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Federal Court Allows the EEOC to Conduct Investigation on Employer’s Premises Without Employer Consent or a Warrant

Many employers are familiar with the fact that the EEOC regularly conducts on-site workplace investigations after receiving charges of discrimination or harassment.  A recent federal court decision, however, may lead to an uptick in such on-site investigations – even if the EEOC does not have an administrative warrant for the investigation and even if the employer does not consent.

A federal court in Kentucky recently held that the EEOC has the authority to conduct a warrantless, nonconsensual search of a private employer’s commercial property to investigate a discrimination claim.  This marks the first decision in which a federal court confronted this issue.  Though this is not a favorable decision for employers, the court delineated several limitations and safeguards that help fetter the EEOC’s on-site inspection authority.


In EEOC v. Nucor Steel Gallatin, Inc., an applicant claimed that the employer rescinded his job offer after it learned of his previous disability.  After the employer provided the EEOC with a list of employees involved in recruiting and interviewing the applicant, the EEOC requested to conduct on-site interviews with individuals whom the EEOC believed would have additional information about the hiring decision.  The employer refused (though it offered to produce the individuals for off-site interviews), and the EEOC subsequently issued a subpoena.  The employer then refused to comply with the subpoena, at which point the EEOC went to the court to enforce it.  The central issue before the court was whether the subpoena was enforceable in the absence of a valid administrative warrant or the company’s consent.

The EEOC Does Not Need an Administrative Warrant to Conduct An On-Site Investigation; An Equivalent is Sufficient

After quickly dismissing the notion that the EEOC does not have the statutory authority to perform onsite investigations, the court next knocked down the employer’s argument that the EEOC would need an administrative warrant to conduct any such an investigation.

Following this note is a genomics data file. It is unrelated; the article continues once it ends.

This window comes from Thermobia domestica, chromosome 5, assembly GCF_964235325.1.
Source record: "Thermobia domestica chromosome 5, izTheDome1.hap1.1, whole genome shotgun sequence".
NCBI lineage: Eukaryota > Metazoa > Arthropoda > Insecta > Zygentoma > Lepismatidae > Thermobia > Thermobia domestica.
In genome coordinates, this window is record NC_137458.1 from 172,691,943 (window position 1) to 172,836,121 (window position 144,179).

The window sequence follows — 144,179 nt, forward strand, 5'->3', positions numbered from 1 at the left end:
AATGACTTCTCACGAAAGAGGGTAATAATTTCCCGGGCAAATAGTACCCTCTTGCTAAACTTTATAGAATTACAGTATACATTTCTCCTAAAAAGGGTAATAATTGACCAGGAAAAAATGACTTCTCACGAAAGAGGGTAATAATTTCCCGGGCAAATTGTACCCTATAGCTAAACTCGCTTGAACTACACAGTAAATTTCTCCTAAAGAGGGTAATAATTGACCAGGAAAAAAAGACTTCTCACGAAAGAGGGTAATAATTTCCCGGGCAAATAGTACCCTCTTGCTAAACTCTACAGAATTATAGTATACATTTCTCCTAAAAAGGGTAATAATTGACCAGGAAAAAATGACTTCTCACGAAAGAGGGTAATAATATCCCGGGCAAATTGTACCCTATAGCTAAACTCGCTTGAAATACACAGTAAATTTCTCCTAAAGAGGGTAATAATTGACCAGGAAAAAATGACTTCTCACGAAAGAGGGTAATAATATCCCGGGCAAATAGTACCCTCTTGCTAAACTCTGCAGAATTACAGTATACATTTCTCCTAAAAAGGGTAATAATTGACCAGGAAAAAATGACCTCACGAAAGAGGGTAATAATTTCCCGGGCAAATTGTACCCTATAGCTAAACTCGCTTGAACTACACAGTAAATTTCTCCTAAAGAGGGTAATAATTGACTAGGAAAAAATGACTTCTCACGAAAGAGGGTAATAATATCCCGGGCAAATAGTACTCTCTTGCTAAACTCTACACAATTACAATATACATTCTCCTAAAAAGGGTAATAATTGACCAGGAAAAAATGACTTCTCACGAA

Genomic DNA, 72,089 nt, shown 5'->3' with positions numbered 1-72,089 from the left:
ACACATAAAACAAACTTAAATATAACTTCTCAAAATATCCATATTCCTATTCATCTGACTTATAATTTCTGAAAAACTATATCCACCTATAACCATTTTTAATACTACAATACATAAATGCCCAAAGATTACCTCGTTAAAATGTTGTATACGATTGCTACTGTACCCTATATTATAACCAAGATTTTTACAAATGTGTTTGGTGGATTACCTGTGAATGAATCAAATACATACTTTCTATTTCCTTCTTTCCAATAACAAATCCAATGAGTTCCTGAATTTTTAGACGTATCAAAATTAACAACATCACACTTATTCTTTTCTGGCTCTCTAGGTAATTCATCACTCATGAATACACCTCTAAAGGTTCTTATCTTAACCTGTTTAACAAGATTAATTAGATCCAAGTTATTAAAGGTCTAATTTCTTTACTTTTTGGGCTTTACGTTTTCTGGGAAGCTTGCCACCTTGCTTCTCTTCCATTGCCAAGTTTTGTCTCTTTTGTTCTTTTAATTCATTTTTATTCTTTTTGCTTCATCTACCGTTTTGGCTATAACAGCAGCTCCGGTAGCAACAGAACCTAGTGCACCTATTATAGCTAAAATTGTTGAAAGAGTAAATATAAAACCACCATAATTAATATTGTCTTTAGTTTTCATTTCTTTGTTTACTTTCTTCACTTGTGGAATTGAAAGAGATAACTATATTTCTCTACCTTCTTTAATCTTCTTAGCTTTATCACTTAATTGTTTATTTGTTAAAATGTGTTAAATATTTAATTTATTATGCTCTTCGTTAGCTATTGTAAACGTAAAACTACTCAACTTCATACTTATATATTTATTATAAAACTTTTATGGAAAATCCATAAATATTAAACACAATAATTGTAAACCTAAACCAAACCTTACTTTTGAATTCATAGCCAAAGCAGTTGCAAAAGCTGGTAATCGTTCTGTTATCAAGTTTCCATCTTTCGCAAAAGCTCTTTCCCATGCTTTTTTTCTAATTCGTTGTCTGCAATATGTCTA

Title VII, the court found, is the source of the EEOC’s investigative authority and states that the EEOC shall “have access to… any evidence of any person being investigated or proceeded against.”  Though this language is broad, the Fourth Amendment prevents the EEOC from running roughshod over employers’ workplaces without restriction.  The court found that Federal courts have interpreted the Fourth Amendment to permit federal agencies like the EEOC to obtain the procedural “equivalent” of a warrant so they could search an employer’s premises.  An “equivalent” means that the enforcement procedures contained in the relevant statute or regulations provide sufficient safeguards roughly equivalent to those contained in traditional warrants.

The EEOC’s Inspection Subpoena Was the Procedural Equivalent of an Administrative Warrant and (Mostly) Enforceable

The court then held that the EEOC’s subpoena was equivalent to an administrative warrant here, because Title VII’s statutory and regularly scheme provided for the parties to resort to the court before proceeding with an inspection, and it further allowed a court to determine whether (1) the EEOC’s request for access flowed from “specific evidence of an existing violation” and (2) the investigator’s search bore “an appropriate relationship to the violation alleged in the complaint.”